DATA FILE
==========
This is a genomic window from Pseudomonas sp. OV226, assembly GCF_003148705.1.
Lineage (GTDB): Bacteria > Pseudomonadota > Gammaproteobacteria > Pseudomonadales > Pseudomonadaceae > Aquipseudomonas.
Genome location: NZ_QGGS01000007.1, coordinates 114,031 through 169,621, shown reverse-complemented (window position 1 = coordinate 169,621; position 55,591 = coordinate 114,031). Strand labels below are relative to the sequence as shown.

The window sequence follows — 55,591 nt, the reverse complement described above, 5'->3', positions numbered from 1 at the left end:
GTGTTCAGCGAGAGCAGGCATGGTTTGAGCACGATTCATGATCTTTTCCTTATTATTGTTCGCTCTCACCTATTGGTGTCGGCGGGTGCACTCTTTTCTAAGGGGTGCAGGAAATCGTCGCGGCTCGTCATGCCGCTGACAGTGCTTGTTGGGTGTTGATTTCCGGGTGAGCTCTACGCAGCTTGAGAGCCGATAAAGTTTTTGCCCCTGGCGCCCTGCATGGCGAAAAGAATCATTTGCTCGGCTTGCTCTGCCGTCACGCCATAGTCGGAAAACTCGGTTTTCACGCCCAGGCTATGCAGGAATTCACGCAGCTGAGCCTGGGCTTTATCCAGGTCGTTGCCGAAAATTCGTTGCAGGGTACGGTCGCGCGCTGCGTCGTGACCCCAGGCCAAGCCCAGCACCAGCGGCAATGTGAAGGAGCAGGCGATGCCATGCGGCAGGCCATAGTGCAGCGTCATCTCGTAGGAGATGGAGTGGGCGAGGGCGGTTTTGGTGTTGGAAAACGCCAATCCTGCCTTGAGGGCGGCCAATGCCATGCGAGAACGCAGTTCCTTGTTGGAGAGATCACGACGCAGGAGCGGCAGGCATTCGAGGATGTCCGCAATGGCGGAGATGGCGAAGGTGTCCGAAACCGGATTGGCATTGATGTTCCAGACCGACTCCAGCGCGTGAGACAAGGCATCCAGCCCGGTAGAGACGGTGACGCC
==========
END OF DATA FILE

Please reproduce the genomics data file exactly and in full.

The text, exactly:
This is a genomic window from Pseudomonas sp. OV226, assembly GCF_003148705.1.
Lineage (GTDB): Bacteria > Pseudomonadota > Gammaproteobacteria > Pseudomonadales > Pseudomonadaceae > Aquipseudomonas.
Genome location: NZ_QGGS01000007.1, coordinates 114,031 through 169,621, shown reverse-complemented (window position 1 = coordinate 169,621; position 55,591 = coordinate 114,031). Strand labels below are relative to the sequence as shown.

The window sequence follows — 55,591 nt, the reverse complement described above, 5'->3', positions numbered from 1 at the left end:
GTGTTCAGCGAGAGCAGGCATGGTTTGAGCACGATTCATGATCTTTTCCTTATTATTGTTCGCTCTCACCTATTGGTGTCGGCGGGTGCACTCTTTTCTAAGGGGTGCAGGAAATCGTCGCGGCTCGTCATGCCGCTGACAGTGCTTGTTGGGTGTTGATTTCCGGGTGAGCTCTACGCAGCTTGAGAGCCGATAAAGTTTTTGCCCCTGGCGCCCTGCATGGCGAAAAGAATCATTTGCTCGGCTTGCTCTGCCGTCACGCCATAGTCGGAAAACTCGGTTTTCACGCCCAGGCTATGCAGGAATTCACGCAGCTGAGCCTGGGCTTTATCCAGGTCGTTGCCGAAAATTCGTTGCAGGGTACGGTCGCGCGCTGCGTCGTGACCCCAGGCCAAGCCCAGCACCAGCGGCAATGTGAAGGAGCAGGCGATGCCATGCGGCAGGCCATAGTGCAGCGTCATCTCGTAGGAGATGGAGTGGGCGAGGGCGGTTTTGGTGTTGGAAAACGCCAATCCTGCCTTGAGGGCGGCCAATGCCATGCGAGAACGCAGTTCCTTGTTGGAGAGATCACGACGCAGGAGCGGCAGGCATTCGAGGATGTCCGCAATGGCGGAGATGGCGAAGGTGTCCGAAACCGGATTGGCATTGATGTTCCAGACCGACTCCAGCGCGTGAGACAAGGCATCCAGCCCGGTAGAGACGGTGACGCC